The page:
loss of vision would have on my life and the complications it had brought to my family, my husband and our relationship. But I had to decide quickly on how to proceed and I chose to continue living.” Ruth also realised that she needed to care for Uriya and she wanted to be the best possible mother because she was haunted by the memories of leading her own mother with her long white cane down a village road. “It felt shameful to me,” she recalled. “I despised the pitying looks she received from people.” Ruth swore, as a young girl, that she would be a different mother – one who would do things for her child but, tragically, she was now faced with identical challenges. Looking after her baby, while her husband, a career soldier in the IDF, worked long hours was tough and she relied on family and friends – or the humiliating white cane – to tap tap her way for errands and take her son to preschool. But then she met Uri Basha, a former clinical social worker turned goat farmer and they connected immediately. Uri had been blinded by shell fragments in Israel’s first Lebanon war, but immediately refused to give up his independence and requested a guide dog. With no guide dog training school available in the 1980s in Israel, Uri had to wait until the Israel Guide Dog Centre for the Blind opened in 1991 to get his first dog Polly, but he didn’t waste the time.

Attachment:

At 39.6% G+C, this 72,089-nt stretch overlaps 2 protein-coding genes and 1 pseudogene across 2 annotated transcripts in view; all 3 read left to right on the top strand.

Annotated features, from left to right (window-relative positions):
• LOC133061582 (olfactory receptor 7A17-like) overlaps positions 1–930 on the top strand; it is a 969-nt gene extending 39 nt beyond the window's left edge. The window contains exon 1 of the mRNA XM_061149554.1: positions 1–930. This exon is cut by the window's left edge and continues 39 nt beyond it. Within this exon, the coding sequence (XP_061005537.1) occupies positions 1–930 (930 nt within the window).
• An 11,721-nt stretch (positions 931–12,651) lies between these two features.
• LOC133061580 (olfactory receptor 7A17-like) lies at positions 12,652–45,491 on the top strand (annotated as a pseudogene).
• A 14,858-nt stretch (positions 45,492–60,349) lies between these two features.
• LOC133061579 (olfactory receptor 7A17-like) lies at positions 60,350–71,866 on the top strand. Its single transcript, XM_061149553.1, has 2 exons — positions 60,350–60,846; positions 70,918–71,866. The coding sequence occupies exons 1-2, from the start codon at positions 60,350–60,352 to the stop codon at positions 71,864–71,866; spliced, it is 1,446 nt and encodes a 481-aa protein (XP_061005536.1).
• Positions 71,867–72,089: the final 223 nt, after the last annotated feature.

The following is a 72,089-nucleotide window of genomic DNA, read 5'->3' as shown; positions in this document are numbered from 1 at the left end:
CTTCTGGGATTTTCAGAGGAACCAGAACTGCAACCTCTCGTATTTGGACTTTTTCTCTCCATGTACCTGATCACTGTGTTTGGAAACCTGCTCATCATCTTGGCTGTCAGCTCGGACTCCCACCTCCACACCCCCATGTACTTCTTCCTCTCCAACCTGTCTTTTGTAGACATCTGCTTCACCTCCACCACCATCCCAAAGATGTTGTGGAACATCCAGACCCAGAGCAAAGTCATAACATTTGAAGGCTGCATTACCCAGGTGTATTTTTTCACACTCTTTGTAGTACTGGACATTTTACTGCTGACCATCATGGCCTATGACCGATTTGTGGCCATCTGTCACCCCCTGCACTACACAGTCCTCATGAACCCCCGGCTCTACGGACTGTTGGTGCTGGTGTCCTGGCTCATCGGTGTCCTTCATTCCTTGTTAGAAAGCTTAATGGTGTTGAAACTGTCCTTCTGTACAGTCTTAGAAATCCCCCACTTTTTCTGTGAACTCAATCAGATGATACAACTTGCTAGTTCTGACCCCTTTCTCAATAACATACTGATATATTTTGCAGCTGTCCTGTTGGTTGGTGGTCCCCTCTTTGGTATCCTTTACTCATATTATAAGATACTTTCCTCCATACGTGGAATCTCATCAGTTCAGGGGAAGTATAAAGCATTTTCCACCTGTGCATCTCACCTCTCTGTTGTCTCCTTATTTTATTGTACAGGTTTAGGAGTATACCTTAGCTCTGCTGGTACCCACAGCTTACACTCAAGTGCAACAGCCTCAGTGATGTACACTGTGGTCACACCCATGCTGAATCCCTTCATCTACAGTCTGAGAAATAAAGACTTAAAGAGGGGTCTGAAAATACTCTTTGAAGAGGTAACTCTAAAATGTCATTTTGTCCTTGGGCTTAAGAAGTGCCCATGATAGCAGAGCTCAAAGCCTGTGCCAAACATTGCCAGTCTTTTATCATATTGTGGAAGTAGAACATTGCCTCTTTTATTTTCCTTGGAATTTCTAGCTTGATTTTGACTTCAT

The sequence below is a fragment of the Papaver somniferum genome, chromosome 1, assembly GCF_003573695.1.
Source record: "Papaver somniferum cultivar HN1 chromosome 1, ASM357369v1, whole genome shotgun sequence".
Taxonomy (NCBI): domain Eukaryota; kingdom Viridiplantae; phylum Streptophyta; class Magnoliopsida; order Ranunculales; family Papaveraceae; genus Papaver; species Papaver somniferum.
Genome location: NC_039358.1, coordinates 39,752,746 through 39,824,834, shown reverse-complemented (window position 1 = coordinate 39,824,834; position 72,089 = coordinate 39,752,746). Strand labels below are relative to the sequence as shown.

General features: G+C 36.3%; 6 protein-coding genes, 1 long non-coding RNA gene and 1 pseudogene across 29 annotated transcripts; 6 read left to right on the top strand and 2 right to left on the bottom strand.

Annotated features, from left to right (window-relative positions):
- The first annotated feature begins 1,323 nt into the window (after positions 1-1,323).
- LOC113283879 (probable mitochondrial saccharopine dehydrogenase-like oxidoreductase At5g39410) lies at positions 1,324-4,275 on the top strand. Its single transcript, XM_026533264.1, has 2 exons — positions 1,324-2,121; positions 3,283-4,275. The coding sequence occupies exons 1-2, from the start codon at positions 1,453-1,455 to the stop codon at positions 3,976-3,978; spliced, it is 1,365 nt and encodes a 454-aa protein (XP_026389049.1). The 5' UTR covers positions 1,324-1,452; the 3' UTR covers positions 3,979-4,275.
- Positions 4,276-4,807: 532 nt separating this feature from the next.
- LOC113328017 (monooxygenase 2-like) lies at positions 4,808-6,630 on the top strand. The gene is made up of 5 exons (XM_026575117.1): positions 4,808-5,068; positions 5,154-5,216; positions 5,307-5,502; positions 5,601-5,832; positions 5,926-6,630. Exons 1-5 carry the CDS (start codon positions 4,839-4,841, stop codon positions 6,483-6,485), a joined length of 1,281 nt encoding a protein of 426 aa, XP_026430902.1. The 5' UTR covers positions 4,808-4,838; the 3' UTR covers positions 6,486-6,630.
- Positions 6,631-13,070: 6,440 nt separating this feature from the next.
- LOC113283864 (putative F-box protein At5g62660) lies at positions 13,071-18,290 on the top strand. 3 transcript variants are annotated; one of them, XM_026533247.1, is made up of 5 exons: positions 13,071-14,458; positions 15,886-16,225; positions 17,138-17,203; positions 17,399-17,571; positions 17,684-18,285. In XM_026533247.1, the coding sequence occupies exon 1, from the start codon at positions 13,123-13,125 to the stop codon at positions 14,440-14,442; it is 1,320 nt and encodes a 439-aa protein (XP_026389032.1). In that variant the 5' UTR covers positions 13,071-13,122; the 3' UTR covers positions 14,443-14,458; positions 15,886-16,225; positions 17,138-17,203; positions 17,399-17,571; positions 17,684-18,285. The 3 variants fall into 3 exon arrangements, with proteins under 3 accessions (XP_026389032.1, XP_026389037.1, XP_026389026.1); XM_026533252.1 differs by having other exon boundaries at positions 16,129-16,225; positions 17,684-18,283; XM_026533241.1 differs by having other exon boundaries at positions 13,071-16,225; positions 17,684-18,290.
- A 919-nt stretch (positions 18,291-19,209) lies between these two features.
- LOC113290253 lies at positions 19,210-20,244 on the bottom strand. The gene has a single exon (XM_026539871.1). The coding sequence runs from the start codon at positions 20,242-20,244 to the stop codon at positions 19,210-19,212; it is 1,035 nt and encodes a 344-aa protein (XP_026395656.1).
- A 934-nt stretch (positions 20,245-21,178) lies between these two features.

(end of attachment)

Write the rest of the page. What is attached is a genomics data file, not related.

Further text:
15 December 2017 Jewish News


Israel Guide Dog Centre for the Blind